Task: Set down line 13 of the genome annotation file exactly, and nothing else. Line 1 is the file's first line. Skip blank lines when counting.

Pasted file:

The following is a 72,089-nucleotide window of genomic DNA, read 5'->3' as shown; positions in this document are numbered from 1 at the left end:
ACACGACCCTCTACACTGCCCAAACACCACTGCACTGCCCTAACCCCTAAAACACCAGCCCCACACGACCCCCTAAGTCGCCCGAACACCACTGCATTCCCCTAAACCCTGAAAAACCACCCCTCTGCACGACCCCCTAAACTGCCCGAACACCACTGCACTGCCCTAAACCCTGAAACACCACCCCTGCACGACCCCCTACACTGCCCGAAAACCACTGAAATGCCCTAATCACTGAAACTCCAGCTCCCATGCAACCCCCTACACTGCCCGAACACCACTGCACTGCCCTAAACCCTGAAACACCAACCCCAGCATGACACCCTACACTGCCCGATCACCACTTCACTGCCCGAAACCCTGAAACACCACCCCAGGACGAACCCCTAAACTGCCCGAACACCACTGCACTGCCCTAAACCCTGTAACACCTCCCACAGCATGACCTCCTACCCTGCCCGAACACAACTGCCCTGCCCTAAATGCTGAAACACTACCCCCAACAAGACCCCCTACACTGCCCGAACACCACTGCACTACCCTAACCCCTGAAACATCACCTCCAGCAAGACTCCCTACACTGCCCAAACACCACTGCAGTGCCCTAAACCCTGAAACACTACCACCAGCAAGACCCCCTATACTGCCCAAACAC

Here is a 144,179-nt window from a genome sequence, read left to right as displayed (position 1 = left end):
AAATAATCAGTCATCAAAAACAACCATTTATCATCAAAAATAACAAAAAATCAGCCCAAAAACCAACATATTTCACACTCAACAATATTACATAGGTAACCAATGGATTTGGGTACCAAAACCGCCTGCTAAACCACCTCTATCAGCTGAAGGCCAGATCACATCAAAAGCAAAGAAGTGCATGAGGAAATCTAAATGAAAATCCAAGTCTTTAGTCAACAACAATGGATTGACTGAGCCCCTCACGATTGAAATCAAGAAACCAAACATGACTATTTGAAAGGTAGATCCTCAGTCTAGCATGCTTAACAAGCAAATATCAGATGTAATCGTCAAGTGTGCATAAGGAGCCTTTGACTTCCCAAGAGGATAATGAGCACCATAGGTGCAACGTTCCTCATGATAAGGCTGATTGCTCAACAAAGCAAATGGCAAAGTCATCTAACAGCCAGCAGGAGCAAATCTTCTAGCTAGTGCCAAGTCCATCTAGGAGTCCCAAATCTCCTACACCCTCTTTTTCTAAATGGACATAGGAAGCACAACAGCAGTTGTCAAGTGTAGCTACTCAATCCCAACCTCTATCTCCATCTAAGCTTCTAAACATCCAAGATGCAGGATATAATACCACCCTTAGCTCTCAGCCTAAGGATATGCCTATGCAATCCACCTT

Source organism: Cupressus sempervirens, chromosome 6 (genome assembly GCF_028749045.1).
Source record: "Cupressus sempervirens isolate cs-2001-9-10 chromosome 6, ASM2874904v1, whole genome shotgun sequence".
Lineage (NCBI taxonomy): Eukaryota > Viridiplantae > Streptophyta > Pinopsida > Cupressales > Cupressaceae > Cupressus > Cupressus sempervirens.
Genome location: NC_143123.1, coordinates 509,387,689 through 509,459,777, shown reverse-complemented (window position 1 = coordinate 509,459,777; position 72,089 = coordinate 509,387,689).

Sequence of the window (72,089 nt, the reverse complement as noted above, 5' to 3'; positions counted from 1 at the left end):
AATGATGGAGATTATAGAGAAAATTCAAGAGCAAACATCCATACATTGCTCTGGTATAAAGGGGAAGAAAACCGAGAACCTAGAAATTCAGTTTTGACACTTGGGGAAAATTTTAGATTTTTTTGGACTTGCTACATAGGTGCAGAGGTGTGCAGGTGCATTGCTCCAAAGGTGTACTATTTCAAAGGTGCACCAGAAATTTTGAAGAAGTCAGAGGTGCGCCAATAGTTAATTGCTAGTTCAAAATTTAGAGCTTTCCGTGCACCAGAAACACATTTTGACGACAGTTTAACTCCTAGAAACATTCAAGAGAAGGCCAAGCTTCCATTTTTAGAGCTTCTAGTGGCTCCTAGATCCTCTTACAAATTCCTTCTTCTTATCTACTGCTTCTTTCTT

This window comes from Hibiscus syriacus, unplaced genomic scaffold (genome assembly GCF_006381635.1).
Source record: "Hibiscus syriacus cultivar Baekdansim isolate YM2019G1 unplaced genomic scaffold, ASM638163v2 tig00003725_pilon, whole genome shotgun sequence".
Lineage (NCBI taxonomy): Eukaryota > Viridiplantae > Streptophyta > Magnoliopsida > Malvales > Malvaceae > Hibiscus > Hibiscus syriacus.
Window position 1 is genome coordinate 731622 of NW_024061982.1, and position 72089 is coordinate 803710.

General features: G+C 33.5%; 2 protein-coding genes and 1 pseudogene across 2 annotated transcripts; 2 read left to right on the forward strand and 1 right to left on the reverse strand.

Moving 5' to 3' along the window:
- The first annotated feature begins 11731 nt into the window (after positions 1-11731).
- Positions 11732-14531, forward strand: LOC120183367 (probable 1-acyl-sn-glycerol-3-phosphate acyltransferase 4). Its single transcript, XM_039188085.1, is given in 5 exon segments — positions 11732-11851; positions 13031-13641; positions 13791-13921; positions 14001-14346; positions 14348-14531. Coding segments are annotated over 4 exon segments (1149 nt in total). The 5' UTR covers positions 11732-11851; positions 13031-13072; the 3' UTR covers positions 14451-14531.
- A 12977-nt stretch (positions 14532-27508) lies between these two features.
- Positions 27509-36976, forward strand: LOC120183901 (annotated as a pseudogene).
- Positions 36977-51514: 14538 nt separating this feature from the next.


Lineage (NCBI taxonomy): Eukaryota > Viridiplantae > Streptophyta > Magnoliopsida > Malvales > Malvaceae > Hibiscus > Hibiscus syriacus.